We are dog people and have owned a series of four chocolate Labrador retrievers since we married. Of all of the pups, Argus was the biggest and rowdiest. He was the largest of the puppies in his litter and grew 100 pounds of muscle, topped off by an enormous head. Though we named him after Odysseus’ fabled warrior dog, he was indeed a gentle giant and the perfect companion for our, at the time, six-year-old son.
They were best buddies from the day we brought him home as a puppy; they grew up with Argus acting as a playmate, confidante, alarm clock, and friend. The years of puppyhood, with chewed possessions and indoor “accidents,” are distressing; witnessing your grown child saying goodbye to a beloved yet now-aged dog as he leaves home for college is infinitely more challenging.
Families often get dogs when their children are in elementary school
Getting a dog to accompany a child from youth to young adulthood is a true American tradition. And since the estimated life expectancy of a dog is 12.8 years, part of that tradition is often the inevitable and painful phone call parents must make to their college child telling him that the end has come for his pup.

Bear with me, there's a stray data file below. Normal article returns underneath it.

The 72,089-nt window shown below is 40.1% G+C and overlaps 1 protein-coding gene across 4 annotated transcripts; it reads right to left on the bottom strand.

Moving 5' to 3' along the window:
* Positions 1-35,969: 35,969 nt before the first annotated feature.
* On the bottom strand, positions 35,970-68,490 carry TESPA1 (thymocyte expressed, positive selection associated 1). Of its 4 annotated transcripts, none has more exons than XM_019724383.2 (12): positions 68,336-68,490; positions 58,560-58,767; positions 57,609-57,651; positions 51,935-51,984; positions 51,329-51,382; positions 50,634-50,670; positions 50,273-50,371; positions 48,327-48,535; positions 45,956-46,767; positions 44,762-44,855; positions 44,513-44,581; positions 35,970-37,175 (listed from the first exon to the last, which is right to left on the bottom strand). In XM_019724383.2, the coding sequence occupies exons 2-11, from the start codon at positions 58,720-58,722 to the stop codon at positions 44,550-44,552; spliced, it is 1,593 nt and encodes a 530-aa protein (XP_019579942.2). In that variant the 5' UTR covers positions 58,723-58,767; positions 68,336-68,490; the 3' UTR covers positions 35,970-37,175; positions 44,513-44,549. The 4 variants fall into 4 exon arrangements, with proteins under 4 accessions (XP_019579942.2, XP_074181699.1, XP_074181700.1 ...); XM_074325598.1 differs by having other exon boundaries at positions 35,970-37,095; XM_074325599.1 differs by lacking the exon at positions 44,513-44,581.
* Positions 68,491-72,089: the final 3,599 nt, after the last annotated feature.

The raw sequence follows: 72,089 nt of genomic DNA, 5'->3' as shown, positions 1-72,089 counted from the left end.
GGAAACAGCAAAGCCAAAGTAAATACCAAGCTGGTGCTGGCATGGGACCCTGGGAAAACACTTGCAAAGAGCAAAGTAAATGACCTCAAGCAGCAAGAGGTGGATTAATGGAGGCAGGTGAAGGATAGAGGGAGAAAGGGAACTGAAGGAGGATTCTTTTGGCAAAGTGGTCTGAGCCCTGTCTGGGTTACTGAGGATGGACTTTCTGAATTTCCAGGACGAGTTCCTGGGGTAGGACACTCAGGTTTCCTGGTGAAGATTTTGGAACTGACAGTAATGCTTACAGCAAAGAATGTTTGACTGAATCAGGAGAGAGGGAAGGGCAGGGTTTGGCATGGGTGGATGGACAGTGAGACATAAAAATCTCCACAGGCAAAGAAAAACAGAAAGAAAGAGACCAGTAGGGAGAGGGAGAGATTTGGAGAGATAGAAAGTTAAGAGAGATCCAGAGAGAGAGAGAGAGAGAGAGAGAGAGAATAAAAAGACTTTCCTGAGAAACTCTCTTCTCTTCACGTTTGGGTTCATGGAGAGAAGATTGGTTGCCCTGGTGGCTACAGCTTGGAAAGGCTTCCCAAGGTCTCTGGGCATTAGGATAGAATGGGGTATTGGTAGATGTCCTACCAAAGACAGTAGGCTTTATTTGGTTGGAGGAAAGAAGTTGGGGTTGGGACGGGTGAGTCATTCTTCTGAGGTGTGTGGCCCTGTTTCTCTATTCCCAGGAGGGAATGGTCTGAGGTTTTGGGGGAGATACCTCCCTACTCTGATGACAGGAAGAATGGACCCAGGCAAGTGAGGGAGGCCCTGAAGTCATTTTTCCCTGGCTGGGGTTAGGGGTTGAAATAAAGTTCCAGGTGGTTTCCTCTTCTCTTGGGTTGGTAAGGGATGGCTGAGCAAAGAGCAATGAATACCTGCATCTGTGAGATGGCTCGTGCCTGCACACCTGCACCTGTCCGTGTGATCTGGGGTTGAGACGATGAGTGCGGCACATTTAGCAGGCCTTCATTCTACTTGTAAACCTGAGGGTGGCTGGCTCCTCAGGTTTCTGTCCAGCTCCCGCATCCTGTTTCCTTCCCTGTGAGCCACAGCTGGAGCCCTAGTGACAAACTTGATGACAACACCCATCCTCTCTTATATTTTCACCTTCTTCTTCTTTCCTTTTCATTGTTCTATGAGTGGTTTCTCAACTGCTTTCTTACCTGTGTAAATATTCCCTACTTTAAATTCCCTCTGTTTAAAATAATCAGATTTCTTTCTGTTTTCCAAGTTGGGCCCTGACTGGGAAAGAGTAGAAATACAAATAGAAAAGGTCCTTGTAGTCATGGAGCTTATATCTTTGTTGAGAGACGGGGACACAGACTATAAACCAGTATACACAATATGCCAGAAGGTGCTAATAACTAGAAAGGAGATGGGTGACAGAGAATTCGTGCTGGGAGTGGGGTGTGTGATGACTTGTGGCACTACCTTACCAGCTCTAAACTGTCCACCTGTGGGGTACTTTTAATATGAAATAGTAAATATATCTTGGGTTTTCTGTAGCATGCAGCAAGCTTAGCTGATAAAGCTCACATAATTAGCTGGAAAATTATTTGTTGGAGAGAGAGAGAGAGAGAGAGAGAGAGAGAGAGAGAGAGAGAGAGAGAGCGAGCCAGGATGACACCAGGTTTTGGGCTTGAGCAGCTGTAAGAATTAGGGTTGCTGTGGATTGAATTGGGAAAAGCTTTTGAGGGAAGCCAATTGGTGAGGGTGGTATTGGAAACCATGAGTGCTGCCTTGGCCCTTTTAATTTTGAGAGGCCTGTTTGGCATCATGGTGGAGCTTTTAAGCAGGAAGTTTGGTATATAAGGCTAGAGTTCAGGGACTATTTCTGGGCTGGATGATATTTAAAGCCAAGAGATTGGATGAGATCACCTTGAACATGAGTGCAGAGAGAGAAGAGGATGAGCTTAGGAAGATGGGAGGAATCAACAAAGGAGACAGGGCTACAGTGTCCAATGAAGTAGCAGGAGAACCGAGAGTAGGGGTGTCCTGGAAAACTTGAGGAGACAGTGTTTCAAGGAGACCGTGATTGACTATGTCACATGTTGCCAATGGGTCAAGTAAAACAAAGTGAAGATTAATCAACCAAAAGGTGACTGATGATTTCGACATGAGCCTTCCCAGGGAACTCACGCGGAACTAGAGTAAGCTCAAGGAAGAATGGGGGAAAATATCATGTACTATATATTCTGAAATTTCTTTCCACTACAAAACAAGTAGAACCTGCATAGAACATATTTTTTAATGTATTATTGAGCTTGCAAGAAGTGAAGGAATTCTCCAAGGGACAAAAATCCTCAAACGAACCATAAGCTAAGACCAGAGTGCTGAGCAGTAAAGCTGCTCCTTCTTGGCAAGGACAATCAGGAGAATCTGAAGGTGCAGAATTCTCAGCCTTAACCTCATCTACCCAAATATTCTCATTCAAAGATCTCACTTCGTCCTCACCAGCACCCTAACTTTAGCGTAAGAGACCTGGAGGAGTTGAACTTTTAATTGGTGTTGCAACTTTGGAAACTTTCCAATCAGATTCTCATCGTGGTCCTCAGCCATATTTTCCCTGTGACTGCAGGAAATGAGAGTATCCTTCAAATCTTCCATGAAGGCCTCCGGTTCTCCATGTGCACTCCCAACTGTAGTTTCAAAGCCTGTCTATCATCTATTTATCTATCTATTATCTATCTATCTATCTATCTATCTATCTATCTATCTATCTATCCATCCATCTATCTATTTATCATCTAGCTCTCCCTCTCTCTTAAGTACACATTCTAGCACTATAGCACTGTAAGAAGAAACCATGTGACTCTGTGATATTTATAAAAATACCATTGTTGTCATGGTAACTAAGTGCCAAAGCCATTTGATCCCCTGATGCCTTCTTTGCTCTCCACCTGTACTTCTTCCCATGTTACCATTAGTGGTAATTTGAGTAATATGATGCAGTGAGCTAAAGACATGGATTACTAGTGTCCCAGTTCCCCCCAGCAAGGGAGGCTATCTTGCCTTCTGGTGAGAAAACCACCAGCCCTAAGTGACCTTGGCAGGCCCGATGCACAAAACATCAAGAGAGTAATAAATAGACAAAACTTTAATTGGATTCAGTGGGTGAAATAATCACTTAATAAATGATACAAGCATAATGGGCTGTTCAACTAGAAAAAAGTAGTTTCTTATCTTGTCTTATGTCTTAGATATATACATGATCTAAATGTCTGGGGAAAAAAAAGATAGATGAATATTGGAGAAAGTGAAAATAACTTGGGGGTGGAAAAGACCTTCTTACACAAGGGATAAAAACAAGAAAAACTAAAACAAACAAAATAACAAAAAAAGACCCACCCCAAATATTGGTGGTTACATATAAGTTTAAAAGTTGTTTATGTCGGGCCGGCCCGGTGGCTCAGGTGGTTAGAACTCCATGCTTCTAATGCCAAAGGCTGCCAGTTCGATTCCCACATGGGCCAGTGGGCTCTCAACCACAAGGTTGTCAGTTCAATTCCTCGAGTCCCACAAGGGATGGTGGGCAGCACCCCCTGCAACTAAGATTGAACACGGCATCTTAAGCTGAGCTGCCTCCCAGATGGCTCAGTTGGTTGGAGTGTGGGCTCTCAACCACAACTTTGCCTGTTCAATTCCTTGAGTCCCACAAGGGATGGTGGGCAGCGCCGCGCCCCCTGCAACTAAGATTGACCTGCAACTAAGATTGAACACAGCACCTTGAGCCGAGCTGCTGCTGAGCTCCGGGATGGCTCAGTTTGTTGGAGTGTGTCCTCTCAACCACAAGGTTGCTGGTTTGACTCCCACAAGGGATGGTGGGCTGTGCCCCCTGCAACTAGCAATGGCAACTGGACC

Author Willie Morris (1934-1999) wrote about the magic of a family dog in his excellent book, My Dog Skip. We learn how Morris blossomed from an awkward and lonely (only) child to a confident college student and recipient of a Rhodes scholarship, all with the help of his loyal dog. As the story ends, an ominous call arrives for him in Oxford, telling Morris of Skip’s death. He writes:
The dog of your boyhood teaches you a great deal about friendship, and love, and death: Old Skip was my brother….They had buried him under our elm tree, they said-yet this was not totally true. For he really lay buried in my heart.
Teens have to tell their dogs goodbye before they leave for college
As we packed our son off to college for his freshman year, my husband, daughter, and I watched as he hugged Argus and told him he would see him soon. At age 13, the enormous chocolate Lab who joined our household so many years before had accomplished his mission of seeing his boy off to college. He, too, had taught our son about friendship and love. Like Skip, he passed away during our son’s freshman year.
No doubt our son will own other dogs but may never have a relationship like his one with Argus. When I think of him as a really young boy, I see him smiling broadly, running with his giant retriever. It is a memorable image.
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